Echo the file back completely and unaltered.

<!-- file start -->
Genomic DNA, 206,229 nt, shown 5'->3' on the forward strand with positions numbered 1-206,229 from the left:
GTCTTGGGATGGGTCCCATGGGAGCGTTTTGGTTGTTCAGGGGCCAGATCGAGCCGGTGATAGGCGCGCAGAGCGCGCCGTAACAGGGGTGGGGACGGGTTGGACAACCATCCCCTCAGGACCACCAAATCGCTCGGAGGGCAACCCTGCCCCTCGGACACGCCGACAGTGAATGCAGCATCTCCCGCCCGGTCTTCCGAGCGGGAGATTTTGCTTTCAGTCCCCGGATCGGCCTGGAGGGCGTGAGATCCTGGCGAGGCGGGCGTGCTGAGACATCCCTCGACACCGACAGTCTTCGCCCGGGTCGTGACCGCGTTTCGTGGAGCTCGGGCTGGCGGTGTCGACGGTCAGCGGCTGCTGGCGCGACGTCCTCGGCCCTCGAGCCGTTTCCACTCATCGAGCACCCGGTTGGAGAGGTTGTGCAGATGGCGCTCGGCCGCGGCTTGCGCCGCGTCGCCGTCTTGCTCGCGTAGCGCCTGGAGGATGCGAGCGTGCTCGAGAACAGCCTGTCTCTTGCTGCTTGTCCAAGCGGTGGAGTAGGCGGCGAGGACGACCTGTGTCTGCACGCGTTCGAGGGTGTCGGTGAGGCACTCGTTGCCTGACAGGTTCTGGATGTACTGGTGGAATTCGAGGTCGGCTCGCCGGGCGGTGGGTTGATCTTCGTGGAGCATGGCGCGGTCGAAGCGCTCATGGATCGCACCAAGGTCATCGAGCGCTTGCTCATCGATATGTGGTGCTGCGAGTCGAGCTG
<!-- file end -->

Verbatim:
Genomic DNA, 206,229 nt, shown 5'->3' on the forward strand with positions numbered 1-206,229 from the left:
GTCTTGGGATGGGTCCCATGGGAGCGTTTTGGTTGTTCAGGGGCCAGATCGAGCCGGTGATAGGCGCGCAGAGCGCGCCGTAACAGGGGTGGGGACGGGTTGGACAACCATCCCCTCAGGACCACCAAATCGCTCGGAGGGCAACCCTGCCCCTCGGACACGCCGACAGTGAATGCAGCATCTCCCGCCCGGTCTTCCGAGCGGGAGATTTTGCTTTCAGTCCCCGGATCGGCCTGGAGGGCGTGAGATCCTGGCGAGGCGGGCGTGCTGAGACATCCCTCGACACCGACAGTCTTCGCCCGGGTCGTGACCGCGTTTCGTGGAGCTCGGGCTGGCGGTGTCGACGGTCAGCGGCTGCTGGCGCGACGTCCTCGGCCCTCGAGCCGTTTCCACTCATCGAGCACCCGGTTGGAGAGGTTGTGCAGATGGCGCTCGGCCGCGGCTTGCGCCGCGTCGCCGTCTTGCTCGCGTAGCGCCTGGAGGATGCGAGCGTGCTCGAGAACAGCCTGTCTCTTGCTGCTTGTCCAAGCGGTGGAGTAGGCGGCGAGGACGACCTGTGTCTGCACGCGTTCGAGGGTGTCGGTGAGGCACTCGTTGCCTGACAGGTTCTGGATGTACTGGTGGAATTCGAGGTCGGCTCGCCGGGCGGTGGGTTGATCTTCGTGGAGCATGGCGCGGTCGAAGCGCTCATGGATCGCACCAAGGTCATCGAGCGCTTGCTCATCGATATGTGGTGCTGCGAGTCGAGCTG